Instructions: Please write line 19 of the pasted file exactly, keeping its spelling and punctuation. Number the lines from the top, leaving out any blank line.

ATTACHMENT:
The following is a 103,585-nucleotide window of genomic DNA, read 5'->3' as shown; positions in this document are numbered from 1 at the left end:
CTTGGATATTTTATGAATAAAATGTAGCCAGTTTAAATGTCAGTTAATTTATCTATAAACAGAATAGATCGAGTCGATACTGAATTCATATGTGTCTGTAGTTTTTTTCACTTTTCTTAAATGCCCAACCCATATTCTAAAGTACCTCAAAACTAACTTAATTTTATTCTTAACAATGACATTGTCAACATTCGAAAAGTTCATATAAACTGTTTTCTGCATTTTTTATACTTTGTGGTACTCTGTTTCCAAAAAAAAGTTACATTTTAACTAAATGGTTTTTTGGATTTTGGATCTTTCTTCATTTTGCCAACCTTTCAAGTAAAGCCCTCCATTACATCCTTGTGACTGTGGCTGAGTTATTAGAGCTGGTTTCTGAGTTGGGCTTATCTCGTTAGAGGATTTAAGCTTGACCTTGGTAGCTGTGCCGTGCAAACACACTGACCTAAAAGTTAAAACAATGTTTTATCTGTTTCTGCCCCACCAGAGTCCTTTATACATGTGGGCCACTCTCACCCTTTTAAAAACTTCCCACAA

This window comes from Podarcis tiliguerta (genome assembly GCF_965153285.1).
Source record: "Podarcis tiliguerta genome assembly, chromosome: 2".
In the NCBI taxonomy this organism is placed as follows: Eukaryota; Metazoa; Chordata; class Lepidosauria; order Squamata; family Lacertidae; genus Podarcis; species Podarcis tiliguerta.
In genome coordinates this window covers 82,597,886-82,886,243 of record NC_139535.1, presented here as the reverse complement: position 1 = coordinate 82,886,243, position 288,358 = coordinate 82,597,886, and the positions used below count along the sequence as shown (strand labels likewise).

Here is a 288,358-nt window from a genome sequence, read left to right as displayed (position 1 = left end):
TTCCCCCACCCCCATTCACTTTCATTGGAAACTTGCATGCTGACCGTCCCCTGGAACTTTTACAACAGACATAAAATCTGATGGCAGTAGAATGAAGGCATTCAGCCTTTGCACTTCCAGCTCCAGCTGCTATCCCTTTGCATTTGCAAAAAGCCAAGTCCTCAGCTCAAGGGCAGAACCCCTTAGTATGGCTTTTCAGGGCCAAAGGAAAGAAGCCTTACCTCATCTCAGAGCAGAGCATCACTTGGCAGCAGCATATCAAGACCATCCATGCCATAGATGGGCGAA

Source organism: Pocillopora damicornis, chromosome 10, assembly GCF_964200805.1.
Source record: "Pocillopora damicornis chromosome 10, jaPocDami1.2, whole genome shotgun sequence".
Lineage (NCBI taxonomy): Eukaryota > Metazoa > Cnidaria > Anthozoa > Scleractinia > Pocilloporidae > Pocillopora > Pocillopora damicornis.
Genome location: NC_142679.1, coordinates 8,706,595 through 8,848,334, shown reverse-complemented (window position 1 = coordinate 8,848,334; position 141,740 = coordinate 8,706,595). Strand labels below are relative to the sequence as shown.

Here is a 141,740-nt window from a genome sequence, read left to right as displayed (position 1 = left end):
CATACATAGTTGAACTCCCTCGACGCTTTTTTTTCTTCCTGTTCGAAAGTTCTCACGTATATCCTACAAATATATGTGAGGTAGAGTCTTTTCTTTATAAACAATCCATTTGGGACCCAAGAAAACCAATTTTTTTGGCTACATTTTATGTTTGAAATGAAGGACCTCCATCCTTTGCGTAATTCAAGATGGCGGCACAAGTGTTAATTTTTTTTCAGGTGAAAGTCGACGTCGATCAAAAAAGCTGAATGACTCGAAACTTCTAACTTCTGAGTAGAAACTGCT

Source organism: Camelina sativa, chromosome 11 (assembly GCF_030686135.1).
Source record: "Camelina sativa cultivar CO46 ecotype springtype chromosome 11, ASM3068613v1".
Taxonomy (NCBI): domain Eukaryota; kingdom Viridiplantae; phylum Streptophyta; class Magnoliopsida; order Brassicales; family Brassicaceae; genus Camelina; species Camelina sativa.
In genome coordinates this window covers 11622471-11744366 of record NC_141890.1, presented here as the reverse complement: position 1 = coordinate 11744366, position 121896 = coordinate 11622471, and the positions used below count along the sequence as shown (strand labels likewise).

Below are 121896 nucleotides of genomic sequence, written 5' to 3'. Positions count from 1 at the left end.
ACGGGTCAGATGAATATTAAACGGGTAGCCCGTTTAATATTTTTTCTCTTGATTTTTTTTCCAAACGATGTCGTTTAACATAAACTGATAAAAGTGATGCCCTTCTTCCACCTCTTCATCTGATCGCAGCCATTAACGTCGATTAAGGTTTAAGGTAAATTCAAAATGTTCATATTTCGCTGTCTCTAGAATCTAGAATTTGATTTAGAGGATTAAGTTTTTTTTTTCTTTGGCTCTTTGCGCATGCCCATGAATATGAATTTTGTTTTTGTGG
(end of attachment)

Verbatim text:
Below are 121896 nucleotides of genomic sequence, written 5' to 3'. Positions count from 1 at the left end.